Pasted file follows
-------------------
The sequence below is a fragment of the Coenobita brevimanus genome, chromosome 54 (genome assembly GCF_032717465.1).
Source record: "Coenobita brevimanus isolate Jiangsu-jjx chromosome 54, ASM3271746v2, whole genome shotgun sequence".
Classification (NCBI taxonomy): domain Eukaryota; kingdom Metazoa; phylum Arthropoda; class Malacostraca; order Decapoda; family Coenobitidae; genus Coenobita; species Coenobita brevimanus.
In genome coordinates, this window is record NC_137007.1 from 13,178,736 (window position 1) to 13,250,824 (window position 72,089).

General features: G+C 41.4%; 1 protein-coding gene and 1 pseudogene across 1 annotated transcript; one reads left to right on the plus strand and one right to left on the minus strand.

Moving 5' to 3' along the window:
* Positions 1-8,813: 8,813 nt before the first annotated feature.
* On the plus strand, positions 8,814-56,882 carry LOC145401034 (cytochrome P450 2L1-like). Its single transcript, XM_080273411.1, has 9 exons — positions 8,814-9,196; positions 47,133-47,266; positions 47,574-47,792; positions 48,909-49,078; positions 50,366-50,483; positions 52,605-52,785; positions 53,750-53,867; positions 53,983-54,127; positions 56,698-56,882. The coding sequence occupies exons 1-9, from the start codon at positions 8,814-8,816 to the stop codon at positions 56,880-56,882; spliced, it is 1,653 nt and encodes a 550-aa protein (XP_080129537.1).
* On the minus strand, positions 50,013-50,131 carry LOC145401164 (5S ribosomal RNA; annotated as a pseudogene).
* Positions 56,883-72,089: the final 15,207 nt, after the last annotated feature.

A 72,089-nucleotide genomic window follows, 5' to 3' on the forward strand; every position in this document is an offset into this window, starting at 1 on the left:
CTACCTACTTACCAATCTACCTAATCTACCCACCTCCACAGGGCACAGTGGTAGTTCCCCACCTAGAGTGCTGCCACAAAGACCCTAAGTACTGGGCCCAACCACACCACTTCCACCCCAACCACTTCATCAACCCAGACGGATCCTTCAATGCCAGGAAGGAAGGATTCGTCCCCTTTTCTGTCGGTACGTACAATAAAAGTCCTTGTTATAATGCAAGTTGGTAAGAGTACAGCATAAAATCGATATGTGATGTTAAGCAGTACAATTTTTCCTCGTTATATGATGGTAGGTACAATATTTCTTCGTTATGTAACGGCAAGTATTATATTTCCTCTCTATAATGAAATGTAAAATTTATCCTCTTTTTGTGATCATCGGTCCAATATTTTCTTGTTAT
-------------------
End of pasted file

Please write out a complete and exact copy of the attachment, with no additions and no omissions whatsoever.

The sequence below is a fragment of the Coenobita brevimanus genome, chromosome 54 (genome assembly GCF_032717465.1).
Source record: "Coenobita brevimanus isolate Jiangsu-jjx chromosome 54, ASM3271746v2, whole genome shotgun sequence".
Classification (NCBI taxonomy): domain Eukaryota; kingdom Metazoa; phylum Arthropoda; class Malacostraca; order Decapoda; family Coenobitidae; genus Coenobita; species Coenobita brevimanus.
In genome coordinates, this window is record NC_137007.1 from 13,178,736 (window position 1) to 13,250,824 (window position 72,089).

General features: G+C 41.4%; 1 protein-coding gene and 1 pseudogene across 1 annotated transcript; one reads left to right on the plus strand and one right to left on the minus strand.

Moving 5' to 3' along the window:
* Positions 1-8,813: 8,813 nt before the first annotated feature.
* On the plus strand, positions 8,814-56,882 carry LOC145401034 (cytochrome P450 2L1-like). Its single transcript, XM_080273411.1, has 9 exons — positions 8,814-9,196; positions 47,133-47,266; positions 47,574-47,792; positions 48,909-49,078; positions 50,366-50,483; positions 52,605-52,785; positions 53,750-53,867; positions 53,983-54,127; positions 56,698-56,882. The coding sequence occupies exons 1-9, from the start codon at positions 8,814-8,816 to the stop codon at positions 56,880-56,882; spliced, it is 1,653 nt and encodes a 550-aa protein (XP_080129537.1).
* On the minus strand, positions 50,013-50,131 carry LOC145401164 (5S ribosomal RNA; annotated as a pseudogene).
* Positions 56,883-72,089: the final 15,207 nt, after the last annotated feature.

A 72,089-nucleotide genomic window follows, 5' to 3' on the forward strand; every position in this document is an offset into this window, starting at 1 on the left:
CTACCTACTTACCAATCTACCTAATCTACCCACCTCCACAGGGCACAGTGGTAGTTCCCCACCTAGAGTGCTGCCACAAAGACCCTAAGTACTGGGCCCAACCACACCACTTCCACCCCAACCACTTCATCAACCCAGACGGATCCTTCAATGCCAGGAAGGAAGGATTCGTCCCCTTTTCTGTCGGTACGTACAATAAAAGTCCTTGTTATAATGCAAGTTGGTAAGAGTACAGCATAAAATCGATATGTGATGTTAAGCAGTACAATTTTTCCTCGTTATATGATGGTAGGTACAATATTTCTTCGTTATGTAACGGCAAGTATTATATTTCCTCTCTATAATGAAATGTAAAATTTATCCTCTTTTTGTGATCATCGGTCCAATATTTTCTTGTTAT